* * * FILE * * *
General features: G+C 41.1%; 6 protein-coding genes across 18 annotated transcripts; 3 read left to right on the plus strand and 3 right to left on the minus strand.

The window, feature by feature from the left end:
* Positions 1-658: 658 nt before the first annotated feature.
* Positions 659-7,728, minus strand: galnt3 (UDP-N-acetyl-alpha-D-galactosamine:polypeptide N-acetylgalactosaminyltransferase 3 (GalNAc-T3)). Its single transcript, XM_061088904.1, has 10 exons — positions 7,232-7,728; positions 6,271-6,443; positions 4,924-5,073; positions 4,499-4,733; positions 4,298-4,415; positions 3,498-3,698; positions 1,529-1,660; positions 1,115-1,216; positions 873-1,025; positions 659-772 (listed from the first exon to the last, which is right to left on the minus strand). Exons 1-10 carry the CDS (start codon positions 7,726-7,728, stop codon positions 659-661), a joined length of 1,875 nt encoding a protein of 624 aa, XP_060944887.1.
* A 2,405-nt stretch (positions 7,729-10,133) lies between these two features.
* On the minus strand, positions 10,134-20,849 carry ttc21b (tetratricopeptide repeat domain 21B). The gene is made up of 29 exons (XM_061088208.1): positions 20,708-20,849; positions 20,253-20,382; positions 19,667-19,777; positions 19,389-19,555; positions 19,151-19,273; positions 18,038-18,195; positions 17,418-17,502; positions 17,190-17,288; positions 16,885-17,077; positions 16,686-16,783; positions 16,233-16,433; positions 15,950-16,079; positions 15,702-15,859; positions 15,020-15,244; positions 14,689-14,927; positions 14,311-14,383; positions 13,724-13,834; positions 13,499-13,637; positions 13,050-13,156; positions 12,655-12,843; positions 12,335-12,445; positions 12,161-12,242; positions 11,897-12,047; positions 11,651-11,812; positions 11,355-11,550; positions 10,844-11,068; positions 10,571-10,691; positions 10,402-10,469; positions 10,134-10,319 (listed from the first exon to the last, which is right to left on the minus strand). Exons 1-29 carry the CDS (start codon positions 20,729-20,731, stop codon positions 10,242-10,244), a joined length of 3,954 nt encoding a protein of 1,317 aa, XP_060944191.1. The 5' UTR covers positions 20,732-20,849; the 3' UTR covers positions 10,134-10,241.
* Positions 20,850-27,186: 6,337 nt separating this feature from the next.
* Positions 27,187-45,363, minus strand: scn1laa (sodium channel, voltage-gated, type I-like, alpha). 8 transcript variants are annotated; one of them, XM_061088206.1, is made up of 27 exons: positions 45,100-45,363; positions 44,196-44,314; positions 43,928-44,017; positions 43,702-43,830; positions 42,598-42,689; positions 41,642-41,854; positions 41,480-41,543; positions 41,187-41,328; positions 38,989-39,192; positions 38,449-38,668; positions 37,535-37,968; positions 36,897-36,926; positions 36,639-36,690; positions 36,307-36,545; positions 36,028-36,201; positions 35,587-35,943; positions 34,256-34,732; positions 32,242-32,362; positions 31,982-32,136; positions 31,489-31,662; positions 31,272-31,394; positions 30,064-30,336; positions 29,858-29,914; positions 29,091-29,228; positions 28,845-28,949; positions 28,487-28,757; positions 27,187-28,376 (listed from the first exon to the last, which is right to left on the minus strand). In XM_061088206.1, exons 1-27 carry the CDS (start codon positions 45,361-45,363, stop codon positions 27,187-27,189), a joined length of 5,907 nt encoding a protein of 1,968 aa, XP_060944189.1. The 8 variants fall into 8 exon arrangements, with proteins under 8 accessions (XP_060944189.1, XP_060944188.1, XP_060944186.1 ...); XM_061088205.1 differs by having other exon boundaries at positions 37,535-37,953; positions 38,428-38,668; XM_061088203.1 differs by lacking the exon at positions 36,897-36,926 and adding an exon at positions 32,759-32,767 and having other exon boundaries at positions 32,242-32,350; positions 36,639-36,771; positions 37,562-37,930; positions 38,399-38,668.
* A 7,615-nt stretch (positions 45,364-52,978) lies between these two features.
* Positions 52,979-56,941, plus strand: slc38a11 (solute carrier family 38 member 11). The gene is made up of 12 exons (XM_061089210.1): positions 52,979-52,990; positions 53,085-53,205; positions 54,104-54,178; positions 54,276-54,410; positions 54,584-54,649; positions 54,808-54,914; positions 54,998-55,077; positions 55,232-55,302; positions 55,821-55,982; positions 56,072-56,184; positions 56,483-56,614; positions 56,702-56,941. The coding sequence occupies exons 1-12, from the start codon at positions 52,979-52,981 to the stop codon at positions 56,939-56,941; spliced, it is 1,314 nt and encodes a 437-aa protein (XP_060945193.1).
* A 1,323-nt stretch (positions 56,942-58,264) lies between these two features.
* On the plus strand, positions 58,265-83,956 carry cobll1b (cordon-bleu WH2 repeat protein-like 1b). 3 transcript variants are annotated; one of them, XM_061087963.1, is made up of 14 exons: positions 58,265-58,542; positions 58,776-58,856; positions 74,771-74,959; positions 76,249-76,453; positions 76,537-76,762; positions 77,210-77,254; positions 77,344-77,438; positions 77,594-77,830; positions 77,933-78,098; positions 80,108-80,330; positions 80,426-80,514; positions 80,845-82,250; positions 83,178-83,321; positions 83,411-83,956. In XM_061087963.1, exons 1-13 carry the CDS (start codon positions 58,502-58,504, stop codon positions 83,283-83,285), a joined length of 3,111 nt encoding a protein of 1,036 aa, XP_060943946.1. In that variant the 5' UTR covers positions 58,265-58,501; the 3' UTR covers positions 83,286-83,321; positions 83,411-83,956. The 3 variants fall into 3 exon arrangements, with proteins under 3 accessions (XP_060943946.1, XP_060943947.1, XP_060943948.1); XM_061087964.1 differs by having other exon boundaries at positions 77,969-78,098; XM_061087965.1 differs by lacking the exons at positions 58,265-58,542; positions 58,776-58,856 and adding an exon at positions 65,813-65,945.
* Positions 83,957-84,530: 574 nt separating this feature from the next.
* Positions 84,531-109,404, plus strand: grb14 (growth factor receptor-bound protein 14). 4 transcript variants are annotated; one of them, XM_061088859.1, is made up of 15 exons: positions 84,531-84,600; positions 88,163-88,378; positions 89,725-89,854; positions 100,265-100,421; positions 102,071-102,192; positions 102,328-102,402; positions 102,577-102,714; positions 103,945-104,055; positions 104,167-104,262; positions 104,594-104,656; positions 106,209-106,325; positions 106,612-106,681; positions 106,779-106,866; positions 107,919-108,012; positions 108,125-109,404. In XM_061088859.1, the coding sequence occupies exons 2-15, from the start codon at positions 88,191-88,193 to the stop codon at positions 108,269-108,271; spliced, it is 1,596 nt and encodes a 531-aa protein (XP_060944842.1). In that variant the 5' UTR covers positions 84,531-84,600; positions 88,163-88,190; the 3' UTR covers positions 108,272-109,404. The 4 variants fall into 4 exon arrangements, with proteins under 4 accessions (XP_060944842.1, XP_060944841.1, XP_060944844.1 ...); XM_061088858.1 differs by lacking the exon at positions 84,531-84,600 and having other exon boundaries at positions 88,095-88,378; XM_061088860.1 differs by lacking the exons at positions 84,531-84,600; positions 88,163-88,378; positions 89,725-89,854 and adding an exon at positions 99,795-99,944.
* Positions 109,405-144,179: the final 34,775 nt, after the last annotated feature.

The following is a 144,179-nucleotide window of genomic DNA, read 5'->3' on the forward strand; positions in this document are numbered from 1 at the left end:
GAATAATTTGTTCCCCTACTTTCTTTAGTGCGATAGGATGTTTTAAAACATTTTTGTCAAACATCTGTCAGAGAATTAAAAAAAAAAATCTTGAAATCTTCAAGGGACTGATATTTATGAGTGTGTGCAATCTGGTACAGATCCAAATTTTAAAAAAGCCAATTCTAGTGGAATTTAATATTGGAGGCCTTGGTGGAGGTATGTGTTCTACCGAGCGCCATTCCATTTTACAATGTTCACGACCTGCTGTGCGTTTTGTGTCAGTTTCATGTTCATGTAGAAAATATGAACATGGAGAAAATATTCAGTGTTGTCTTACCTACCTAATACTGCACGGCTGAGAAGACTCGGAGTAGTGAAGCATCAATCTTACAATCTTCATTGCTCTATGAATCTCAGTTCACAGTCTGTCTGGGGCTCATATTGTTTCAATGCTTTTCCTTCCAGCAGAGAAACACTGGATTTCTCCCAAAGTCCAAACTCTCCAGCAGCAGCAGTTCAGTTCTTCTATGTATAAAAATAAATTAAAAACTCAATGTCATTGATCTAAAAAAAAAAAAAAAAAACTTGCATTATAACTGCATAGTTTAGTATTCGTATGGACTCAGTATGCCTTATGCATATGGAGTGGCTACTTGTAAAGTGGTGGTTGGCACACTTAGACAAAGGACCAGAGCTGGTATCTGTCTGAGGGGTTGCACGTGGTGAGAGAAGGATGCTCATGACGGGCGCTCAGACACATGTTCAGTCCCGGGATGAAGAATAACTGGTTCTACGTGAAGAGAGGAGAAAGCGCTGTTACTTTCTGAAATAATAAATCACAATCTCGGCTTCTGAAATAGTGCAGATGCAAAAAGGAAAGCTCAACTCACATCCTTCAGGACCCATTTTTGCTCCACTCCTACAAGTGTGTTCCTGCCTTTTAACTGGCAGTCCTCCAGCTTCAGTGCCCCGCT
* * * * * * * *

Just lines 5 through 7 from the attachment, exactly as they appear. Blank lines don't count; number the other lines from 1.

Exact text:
* A 2,405-nt stretch (positions 7,729-10,133) lies between these two features.
* On the minus strand, positions 10,134-20,849 carry ttc21b (tetratricopeptide repeat domain 21B). The gene is made up of 29 exons (XM_061088208.1): positions 20,708-20,849; positions 20,253-20,382; positions 19,667-19,777; positions 19,389-19,555; positions 19,151-19,273; positions 18,038-18,195; positions 17,418-17,502; positions 17,190-17,288; positions 16,885-17,077; positions 16,686-16,783; positions 16,233-16,433; positions 15,950-16,079; positions 15,702-15,859; positions 15,020-15,244; positions 14,689-14,927; positions 14,311-14,383; positions 13,724-13,834; positions 13,499-13,637; positions 13,050-13,156; positions 12,655-12,843; positions 12,335-12,445; positions 12,161-12,242; positions 11,897-12,047; positions 11,651-11,812; positions 11,355-11,550; positions 10,844-11,068; positions 10,571-10,691; positions 10,402-10,469; positions 10,134-10,319 (listed from the first exon to the last, which is right to left on the minus strand). Exons 1-29 carry the CDS (start codon positions 20,729-20,731, stop codon positions 10,242-10,244), a joined length of 3,954 nt encoding a protein of 1,317 aa, XP_060944191.1. The 5' UTR covers positions 20,732-20,849; the 3' UTR covers positions 10,134-10,241.
* Positions 20,850-27,186: 6,337 nt separating this feature from the next.